The role of design, technology, female labour, and business networks in the rise of the fashionable, lightweight, ready-made blouse in Britain, 1909-1919

  • Suzanne Rowland

Student thesis: Doctoral Thesis


This interdisciplinary thesis investigates the wholesale production of fashionable readymade blouses between 1909 and 1919. The 1910s has not previously been understood as an era of factory produced blouses. Yet high demand for ready-made blouses from busy working women offered new money-making opportunities for a range of wholesale manufacturers. Most profit could be made from the middle to lower end of the trade. Four or five blouses and one plain skirt made an ideal working wardrobe for a clerical worker. Importantly, this was the first time that working-class women bought multiples of a single item of fashionable clothing.

The timeframe is defined by key changes in fashion, resulting in the simplification and looser fit of blouses from c.1909 which suited mass production techniques. The end date 1919 marks the introduction of the blouse-tunic; a precursor to the shift dress of the 1920s. This is an under investigated, but important, decade in dress history that bridges the gap between the Edwardian and modern periods.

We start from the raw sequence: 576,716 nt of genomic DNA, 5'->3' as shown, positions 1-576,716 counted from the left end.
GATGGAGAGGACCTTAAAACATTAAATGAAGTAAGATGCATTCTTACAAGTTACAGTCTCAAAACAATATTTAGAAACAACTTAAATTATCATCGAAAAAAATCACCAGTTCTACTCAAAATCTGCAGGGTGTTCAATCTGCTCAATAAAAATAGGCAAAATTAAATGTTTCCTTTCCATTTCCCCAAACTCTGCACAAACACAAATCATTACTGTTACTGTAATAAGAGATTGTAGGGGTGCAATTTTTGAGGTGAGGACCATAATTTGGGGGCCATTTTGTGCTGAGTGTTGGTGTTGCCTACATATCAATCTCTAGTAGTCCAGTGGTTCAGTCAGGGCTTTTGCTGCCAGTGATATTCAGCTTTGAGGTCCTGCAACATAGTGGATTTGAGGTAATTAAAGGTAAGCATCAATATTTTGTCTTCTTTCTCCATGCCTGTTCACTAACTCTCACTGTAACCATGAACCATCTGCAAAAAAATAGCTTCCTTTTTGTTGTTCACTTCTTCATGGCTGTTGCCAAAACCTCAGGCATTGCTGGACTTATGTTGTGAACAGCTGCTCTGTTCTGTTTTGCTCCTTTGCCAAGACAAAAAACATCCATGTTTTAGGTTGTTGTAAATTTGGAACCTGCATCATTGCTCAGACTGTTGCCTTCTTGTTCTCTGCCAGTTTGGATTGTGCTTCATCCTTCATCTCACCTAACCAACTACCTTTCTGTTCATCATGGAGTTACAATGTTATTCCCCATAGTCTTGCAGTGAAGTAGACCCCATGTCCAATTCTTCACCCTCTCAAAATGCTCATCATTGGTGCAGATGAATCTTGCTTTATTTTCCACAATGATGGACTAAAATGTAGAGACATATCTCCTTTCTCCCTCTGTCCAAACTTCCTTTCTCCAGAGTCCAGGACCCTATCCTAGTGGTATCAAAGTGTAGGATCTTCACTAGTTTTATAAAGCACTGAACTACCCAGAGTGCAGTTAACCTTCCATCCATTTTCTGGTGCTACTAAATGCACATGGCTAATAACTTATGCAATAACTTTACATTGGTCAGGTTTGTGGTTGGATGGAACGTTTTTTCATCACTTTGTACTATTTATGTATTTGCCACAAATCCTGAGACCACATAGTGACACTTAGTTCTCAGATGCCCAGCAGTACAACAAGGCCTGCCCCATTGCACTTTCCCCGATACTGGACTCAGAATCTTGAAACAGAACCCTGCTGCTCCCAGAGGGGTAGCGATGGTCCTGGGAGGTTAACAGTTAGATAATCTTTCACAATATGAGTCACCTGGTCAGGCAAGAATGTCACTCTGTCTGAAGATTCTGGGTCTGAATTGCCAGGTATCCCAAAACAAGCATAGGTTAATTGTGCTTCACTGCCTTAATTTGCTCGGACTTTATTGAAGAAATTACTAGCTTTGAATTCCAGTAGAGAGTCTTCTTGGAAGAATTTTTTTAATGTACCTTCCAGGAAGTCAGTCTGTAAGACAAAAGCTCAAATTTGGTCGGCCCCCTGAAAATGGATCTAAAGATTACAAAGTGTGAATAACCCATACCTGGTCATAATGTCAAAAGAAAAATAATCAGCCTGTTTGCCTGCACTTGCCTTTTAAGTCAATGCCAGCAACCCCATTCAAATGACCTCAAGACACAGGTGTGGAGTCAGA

Object-focused research is central to this investigation. Important primary sources found in British and American museum collections include cutting and sewing machinery and surviving blouses. This thesis demonstrates the importance of unifying garment and textile study. Examination of blouses alongside cloth samples and fashion journals reveals how textiles were woven with visual and cultural signifiers relating to class and morality.

Blouse makers worked most effectively when in synchronicity with their machines. This efficient human/machine relationship, which was key to generating profit, is analysed through Bruno Latour’s Actor-Network Theory (ANT). Through ANT’s application this study has retrieved stories of anonymous female blouse designers, cutters, makers, finishers, and forewomen, who, importantly, were also blouse wearers. These female voices are brought to life through storytelling whereby fragments of evidence combine to enact emotional and sensory embodied experiences on the factory floor. Thus, this thesis emphasises how the rise in demand and consumption of fashionable ready-made blouses is indivisible from the women who made them.
Date of AwardFeb 2021
Original languageEnglish
Awarding Institution
  • University of Brighton
SupervisorCharlotte Nicklas (Supervisor) & Damon Taylor (Supervisor)

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